Behaviour 2019
Aggressive males are more attractive to females and more likely to win contests in jumping spiders
Bernetta Z.W. Kwek1, Min Tan1, Long Yu1,2, Wei Zhou1, Chia-chen Chang1, Daiqin Li1. 1National University of Singapore, Singapore, Singapore, Singapore; 2Hubei University, Wuhan, Hubei, China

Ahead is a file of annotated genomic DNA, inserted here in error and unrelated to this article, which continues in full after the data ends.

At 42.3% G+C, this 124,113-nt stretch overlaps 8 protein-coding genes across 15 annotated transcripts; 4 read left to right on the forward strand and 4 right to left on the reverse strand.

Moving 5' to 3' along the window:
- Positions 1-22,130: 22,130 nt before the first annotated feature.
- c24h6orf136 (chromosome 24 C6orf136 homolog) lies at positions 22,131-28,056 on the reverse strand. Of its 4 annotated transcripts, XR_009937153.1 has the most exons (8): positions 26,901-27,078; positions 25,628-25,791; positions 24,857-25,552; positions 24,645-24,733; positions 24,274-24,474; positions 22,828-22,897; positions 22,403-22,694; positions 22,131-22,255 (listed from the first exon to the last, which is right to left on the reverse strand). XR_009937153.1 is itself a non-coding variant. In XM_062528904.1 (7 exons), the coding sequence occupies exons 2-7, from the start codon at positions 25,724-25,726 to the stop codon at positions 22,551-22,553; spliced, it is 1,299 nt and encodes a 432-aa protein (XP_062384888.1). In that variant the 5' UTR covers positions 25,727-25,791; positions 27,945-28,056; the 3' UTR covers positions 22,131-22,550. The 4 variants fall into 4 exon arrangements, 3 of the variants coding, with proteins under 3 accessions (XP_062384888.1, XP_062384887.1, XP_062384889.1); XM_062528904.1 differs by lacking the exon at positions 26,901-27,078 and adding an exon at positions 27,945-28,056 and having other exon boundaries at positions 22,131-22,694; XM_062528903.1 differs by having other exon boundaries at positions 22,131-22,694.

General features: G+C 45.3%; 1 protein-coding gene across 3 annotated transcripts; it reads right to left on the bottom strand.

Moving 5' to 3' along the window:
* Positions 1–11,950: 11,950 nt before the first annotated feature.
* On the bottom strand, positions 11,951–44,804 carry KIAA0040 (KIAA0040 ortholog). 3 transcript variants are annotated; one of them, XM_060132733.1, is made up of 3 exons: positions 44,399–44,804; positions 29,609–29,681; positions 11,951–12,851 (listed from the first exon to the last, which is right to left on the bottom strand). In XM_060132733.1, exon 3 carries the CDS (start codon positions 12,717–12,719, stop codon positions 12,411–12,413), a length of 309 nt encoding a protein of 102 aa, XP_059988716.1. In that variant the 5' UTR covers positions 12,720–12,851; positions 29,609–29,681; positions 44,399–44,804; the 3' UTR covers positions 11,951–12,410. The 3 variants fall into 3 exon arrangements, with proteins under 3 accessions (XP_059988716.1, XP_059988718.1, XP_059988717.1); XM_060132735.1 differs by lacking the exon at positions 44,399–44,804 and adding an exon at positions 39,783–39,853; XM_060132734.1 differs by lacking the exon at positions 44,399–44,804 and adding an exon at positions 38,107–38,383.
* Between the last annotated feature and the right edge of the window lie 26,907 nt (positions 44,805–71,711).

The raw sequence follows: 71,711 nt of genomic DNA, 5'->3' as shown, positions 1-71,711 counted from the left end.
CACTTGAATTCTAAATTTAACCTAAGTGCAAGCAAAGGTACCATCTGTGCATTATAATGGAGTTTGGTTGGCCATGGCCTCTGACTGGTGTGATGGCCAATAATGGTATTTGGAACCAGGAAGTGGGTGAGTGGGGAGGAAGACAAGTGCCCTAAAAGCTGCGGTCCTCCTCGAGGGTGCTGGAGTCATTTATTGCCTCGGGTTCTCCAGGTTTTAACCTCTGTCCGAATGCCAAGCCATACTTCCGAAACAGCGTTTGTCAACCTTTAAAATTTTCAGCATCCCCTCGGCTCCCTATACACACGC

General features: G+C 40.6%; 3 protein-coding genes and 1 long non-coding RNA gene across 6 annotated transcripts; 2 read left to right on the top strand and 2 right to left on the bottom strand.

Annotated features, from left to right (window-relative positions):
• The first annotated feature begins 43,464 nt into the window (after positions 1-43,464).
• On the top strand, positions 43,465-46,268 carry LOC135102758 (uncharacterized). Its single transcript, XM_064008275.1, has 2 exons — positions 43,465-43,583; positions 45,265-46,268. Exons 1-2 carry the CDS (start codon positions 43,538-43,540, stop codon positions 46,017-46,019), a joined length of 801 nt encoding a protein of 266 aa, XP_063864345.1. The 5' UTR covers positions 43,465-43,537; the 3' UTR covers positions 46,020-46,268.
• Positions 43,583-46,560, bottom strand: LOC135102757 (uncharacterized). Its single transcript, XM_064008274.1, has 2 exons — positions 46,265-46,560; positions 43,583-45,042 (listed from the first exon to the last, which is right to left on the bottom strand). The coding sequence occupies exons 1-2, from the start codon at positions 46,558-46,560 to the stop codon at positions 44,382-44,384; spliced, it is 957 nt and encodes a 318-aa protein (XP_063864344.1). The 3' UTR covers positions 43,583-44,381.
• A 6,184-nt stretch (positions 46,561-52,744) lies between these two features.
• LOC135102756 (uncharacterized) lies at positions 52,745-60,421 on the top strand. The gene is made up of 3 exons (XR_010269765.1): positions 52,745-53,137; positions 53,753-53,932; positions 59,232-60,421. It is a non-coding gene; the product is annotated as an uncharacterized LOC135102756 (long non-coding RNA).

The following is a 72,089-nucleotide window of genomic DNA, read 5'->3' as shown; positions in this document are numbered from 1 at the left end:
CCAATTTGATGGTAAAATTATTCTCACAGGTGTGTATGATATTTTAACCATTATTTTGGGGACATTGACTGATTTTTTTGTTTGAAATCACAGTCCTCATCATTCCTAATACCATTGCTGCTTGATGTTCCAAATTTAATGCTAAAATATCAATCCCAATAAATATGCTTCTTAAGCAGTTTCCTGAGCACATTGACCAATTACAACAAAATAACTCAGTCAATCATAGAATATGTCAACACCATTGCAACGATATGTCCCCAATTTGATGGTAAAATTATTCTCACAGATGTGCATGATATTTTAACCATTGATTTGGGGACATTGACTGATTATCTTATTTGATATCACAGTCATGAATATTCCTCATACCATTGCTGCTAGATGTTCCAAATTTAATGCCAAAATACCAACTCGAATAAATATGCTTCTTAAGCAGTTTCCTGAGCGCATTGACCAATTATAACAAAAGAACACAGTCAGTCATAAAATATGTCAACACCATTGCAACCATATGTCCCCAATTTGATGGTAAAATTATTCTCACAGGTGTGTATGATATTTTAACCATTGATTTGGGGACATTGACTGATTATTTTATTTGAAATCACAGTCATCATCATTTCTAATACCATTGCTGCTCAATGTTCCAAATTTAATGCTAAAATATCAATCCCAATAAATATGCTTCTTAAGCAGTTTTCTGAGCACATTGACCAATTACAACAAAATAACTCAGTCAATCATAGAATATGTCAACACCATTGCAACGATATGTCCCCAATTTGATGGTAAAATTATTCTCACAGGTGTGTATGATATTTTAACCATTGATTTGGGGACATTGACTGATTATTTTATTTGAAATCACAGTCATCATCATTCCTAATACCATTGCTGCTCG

Consistent interindividual differences in behavior and intraindividual variability in behavior are common across animal taxa. However, how personality and behavioral predictability of males and females influence sexual selection remains poorly understood. Here, we investigated this in the jade jumping spider, Siler semiglaucus. After assessing the level of aggression and aggression predictability of males and females, we performed female mate choice trials to test if aggression and aggression predictability in females, males, or both would affect female mate choice. We also conducted male contest trials to test if male aggression or aggression predictability would influence the outcomes of male contests. Both females and males showed consistent interindividual differences in aggression. Females showed a directional preference for aggressive males over docile males regardless of female aggression or aggression predictability. Predictably aggressive males were also more likely to win contests. Our results suggest that both female mate choice and male-male competition favor males with high aggression, and thus total sexual selection that acts on male aggression may be enforcing.